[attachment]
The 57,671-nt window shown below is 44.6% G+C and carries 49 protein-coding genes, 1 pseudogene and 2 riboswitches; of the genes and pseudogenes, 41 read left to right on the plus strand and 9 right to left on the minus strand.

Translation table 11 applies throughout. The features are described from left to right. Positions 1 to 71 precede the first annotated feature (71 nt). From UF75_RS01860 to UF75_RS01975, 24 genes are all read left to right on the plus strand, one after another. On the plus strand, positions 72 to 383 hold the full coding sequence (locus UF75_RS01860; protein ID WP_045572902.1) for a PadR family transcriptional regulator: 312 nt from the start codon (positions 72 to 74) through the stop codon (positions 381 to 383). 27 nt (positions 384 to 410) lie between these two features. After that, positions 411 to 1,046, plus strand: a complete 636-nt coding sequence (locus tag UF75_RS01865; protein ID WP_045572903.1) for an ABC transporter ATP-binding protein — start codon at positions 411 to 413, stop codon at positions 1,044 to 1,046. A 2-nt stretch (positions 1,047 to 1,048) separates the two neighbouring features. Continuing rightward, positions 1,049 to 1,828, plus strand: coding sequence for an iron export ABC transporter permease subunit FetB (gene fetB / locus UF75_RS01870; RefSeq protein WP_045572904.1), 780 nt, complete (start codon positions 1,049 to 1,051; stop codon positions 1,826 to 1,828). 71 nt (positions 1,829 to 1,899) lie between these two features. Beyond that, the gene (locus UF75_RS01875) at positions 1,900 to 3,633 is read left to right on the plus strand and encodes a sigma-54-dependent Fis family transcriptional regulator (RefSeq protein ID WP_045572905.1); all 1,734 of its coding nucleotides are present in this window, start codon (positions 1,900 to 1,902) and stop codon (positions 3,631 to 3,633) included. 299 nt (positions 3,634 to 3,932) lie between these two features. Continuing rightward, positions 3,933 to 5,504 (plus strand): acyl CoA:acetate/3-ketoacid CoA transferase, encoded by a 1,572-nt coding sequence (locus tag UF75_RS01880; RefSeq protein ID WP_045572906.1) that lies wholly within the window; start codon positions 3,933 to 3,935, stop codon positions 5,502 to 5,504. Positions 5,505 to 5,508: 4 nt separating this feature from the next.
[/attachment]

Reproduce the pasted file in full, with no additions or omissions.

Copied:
The 57,671-nt window shown below is 44.6% G+C and carries 49 protein-coding genes, 1 pseudogene and 2 riboswitches; of the genes and pseudogenes, 41 read left to right on the plus strand and 9 right to left on the minus strand.

Translation table 11 applies throughout. The features are described from left to right. Positions 1 to 71 precede the first annotated feature (71 nt). From UF75_RS01860 to UF75_RS01975, 24 genes are all read left to right on the plus strand, one after another. On the plus strand, positions 72 to 383 hold the full coding sequence (locus UF75_RS01860; protein ID WP_045572902.1) for a PadR family transcriptional regulator: 312 nt from the start codon (positions 72 to 74) through the stop codon (positions 381 to 383). 27 nt (positions 384 to 410) lie between these two features. After that, positions 411 to 1,046, plus strand: a complete 636-nt coding sequence (locus tag UF75_RS01865; protein ID WP_045572903.1) for an ABC transporter ATP-binding protein — start codon at positions 411 to 413, stop codon at positions 1,044 to 1,046. A 2-nt stretch (positions 1,047 to 1,048) separates the two neighbouring features. Continuing rightward, positions 1,049 to 1,828, plus strand: coding sequence for an iron export ABC transporter permease subunit FetB (gene fetB / locus UF75_RS01870; RefSeq protein WP_045572904.1), 780 nt, complete (start codon positions 1,049 to 1,051; stop codon positions 1,826 to 1,828). 71 nt (positions 1,829 to 1,899) lie between these two features. Beyond that, the gene (locus UF75_RS01875) at positions 1,900 to 3,633 is read left to right on the plus strand and encodes a sigma-54-dependent Fis family transcriptional regulator (RefSeq protein ID WP_045572905.1); all 1,734 of its coding nucleotides are present in this window, start codon (positions 1,900 to 1,902) and stop codon (positions 3,631 to 3,633) included. 299 nt (positions 3,634 to 3,932) lie between these two features. Continuing rightward, positions 3,933 to 5,504 (plus strand): acyl CoA:acetate/3-ketoacid CoA transferase, encoded by a 1,572-nt coding sequence (locus tag UF75_RS01880; RefSeq protein ID WP_045572906.1) that lies wholly within the window; start codon positions 3,933 to 3,935, stop codon positions 5,502 to 5,504. Positions 5,505 to 5,508: 4 nt separating this feature from the next.